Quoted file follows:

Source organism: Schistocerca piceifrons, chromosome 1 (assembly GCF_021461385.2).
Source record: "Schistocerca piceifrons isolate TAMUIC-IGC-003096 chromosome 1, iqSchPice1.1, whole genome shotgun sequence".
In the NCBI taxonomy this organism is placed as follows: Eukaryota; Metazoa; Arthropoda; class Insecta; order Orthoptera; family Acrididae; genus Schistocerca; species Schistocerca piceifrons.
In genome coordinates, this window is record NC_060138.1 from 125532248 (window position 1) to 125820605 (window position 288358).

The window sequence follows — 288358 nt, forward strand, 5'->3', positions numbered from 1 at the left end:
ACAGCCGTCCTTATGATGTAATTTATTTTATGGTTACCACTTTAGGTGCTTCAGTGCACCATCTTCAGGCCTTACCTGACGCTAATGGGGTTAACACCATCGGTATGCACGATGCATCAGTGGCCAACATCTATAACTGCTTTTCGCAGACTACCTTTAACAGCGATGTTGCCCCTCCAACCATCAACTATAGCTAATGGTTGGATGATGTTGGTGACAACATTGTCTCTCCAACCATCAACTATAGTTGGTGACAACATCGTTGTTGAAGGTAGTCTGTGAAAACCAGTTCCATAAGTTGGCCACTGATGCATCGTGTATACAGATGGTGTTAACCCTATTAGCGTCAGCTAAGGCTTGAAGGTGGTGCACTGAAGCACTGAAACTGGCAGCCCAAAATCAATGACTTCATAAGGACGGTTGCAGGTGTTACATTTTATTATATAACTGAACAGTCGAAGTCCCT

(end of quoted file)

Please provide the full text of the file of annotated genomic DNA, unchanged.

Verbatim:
Source organism: Schistocerca piceifrons, chromosome 1 (assembly GCF_021461385.2).
Source record: "Schistocerca piceifrons isolate TAMUIC-IGC-003096 chromosome 1, iqSchPice1.1, whole genome shotgun sequence".
In the NCBI taxonomy this organism is placed as follows: Eukaryota; Metazoa; Arthropoda; class Insecta; order Orthoptera; family Acrididae; genus Schistocerca; species Schistocerca piceifrons.
In genome coordinates, this window is record NC_060138.1 from 125532248 (window position 1) to 125820605 (window position 288358).

The window sequence follows — 288358 nt, forward strand, 5'->3', positions numbered from 1 at the left end:
ACAGCCGTCCTTATGATGTAATTTATTTTATGGTTACCACTTTAGGTGCTTCAGTGCACCATCTTCAGGCCTTACCTGACGCTAATGGGGTTAACACCATCGGTATGCACGATGCATCAGTGGCCAACATCTATAACTGCTTTTCGCAGACTACCTTTAACAGCGATGTTGCCCCTCCAACCATCAACTATAGCTAATGGTTGGATGATGTTGGTGACAACATTGTCTCTCCAACCATCAACTATAGTTGGTGACAACATCGTTGTTGAAGGTAGTCTGTGAAAACCAGTTCCATAAGTTGGCCACTGATGCATCGTGTATACAGATGGTGTTAACCCTATTAGCGTCAGCTAAGGCTTGAAGGTGGTGCACTGAAGCACTGAAACTGGCAGCCCAAAATCAATGACTTCATAAGGACGGTTGCAGGTGTTACATTTTATTATATAACTGAACAGTCGAAGTCCCT